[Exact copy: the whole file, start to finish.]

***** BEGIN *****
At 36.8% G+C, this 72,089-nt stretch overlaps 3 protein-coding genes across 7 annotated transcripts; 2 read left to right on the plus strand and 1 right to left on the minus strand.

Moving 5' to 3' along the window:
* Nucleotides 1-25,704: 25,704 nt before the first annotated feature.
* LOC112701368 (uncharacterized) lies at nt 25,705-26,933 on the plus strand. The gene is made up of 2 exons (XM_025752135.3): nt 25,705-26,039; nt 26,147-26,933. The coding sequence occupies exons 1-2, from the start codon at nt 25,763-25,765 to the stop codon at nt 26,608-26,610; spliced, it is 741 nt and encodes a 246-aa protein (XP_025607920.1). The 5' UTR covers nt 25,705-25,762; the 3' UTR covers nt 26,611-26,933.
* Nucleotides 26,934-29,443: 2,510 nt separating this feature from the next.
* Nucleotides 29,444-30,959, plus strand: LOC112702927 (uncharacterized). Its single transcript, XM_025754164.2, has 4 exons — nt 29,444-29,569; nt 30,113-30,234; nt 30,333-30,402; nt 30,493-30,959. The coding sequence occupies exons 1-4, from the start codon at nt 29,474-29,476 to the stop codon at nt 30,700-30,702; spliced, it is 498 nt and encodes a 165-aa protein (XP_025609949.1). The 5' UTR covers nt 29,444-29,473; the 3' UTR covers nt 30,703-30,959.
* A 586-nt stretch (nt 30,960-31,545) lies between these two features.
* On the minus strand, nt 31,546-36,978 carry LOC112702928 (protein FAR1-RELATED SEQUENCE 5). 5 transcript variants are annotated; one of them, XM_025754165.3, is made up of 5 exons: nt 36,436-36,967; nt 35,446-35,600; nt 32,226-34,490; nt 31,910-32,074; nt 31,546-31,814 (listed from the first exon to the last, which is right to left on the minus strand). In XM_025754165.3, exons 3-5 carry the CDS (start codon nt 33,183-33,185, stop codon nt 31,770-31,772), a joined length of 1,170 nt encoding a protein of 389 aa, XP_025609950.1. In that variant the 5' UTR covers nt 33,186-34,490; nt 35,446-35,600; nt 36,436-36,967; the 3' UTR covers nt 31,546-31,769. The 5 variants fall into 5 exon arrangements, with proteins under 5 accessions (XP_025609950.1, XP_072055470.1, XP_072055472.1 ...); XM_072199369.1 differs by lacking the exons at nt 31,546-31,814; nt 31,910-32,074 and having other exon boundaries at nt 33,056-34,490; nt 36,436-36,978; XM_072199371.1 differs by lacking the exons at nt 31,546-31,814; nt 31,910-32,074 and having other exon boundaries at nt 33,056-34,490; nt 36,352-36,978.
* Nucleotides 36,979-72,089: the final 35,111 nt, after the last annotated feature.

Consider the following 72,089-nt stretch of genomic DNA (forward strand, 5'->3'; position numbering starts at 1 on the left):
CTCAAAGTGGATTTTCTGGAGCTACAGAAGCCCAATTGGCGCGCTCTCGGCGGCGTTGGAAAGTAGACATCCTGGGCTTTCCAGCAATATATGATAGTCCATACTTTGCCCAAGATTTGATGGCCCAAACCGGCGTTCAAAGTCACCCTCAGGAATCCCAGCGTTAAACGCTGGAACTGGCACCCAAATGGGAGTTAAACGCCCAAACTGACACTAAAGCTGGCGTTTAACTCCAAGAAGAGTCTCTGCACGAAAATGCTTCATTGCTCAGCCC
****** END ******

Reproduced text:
At 36.8% G+C, this 72,089-nt stretch overlaps 3 protein-coding genes across 7 annotated transcripts; 2 read left to right on the plus strand and 1 right to left on the minus strand.

Moving 5' to 3' along the window:
* Nucleotides 1-25,704: 25,704 nt before the first annotated feature.
* LOC112701368 (uncharacterized) lies at nt 25,705-26,933 on the plus strand. The gene is made up of 2 exons (XM_025752135.3): nt 25,705-26,039; nt 26,147-26,933. The coding sequence occupies exons 1-2, from the start codon at nt 25,763-25,765 to the stop codon at nt 26,608-26,610; spliced, it is 741 nt and encodes a 246-aa protein (XP_025607920.1). The 5' UTR covers nt 25,705-25,762; the 3' UTR covers nt 26,611-26,933.
* Nucleotides 26,934-29,443: 2,510 nt separating this feature from the next.
* Nucleotides 29,444-30,959, plus strand: LOC112702927 (uncharacterized). Its single transcript, XM_025754164.2, has 4 exons — nt 29,444-29,569; nt 30,113-30,234; nt 30,333-30,402; nt 30,493-30,959. The coding sequence occupies exons 1-4, from the start codon at nt 29,474-29,476 to the stop codon at nt 30,700-30,702; spliced, it is 498 nt and encodes a 165-aa protein (XP_025609949.1). The 5' UTR covers nt 29,444-29,473; the 3' UTR covers nt 30,703-30,959.
* A 586-nt stretch (nt 30,960-31,545) lies between these two features.
* On the minus strand, nt 31,546-36,978 carry LOC112702928 (protein FAR1-RELATED SEQUENCE 5). 5 transcript variants are annotated; one of them, XM_025754165.3, is made up of 5 exons: nt 36,436-36,967; nt 35,446-35,600; nt 32,226-34,490; nt 31,910-32,074; nt 31,546-31,814 (listed from the first exon to the last, which is right to left on the minus strand). In XM_025754165.3, exons 3-5 carry the CDS (start codon nt 33,183-33,185, stop codon nt 31,770-31,772), a joined length of 1,170 nt encoding a protein of 389 aa, XP_025609950.1. In that variant the 5' UTR covers nt 33,186-34,490; nt 35,446-35,600; nt 36,436-36,967; the 3' UTR covers nt 31,546-31,769. The 5 variants fall into 5 exon arrangements, with proteins under 5 accessions (XP_025609950.1, XP_072055470.1, XP_072055472.1 ...); XM_072199369.1 differs by lacking the exons at nt 31,546-31,814; nt 31,910-32,074 and having other exon boundaries at nt 33,056-34,490; nt 36,436-36,978; XM_072199371.1 differs by lacking the exons at nt 31,546-31,814; nt 31,910-32,074 and having other exon boundaries at nt 33,056-34,490; nt 36,352-36,978.
* Nucleotides 36,979-72,089: the final 35,111 nt, after the last annotated feature.

Consider the following 72,089-nt stretch of genomic DNA (forward strand, 5'->3'; position numbering starts at 1 on the left):
CTCAAAGTGGATTTTCTGGAGCTACAGAAGCCCAATTGGCGCGCTCTCGGCGGCGTTGGAAAGTAGACATCCTGGGCTTTCCAGCAATATATGATAGTCCATACTTTGCCCAAGATTTGATGGCCCAAACCGGCGTTCAAAGTCACCCTCAGGAATCCCAGCGTTAAACGCTGGAACTGGCACCCAAATGGGAGTTAAACGCCCAAACTGACACTAAAGCTGGCGTTTAACTCCAAGAAGAGTCTCTGCACGAAAATGCTTCATTGCTCAGCCC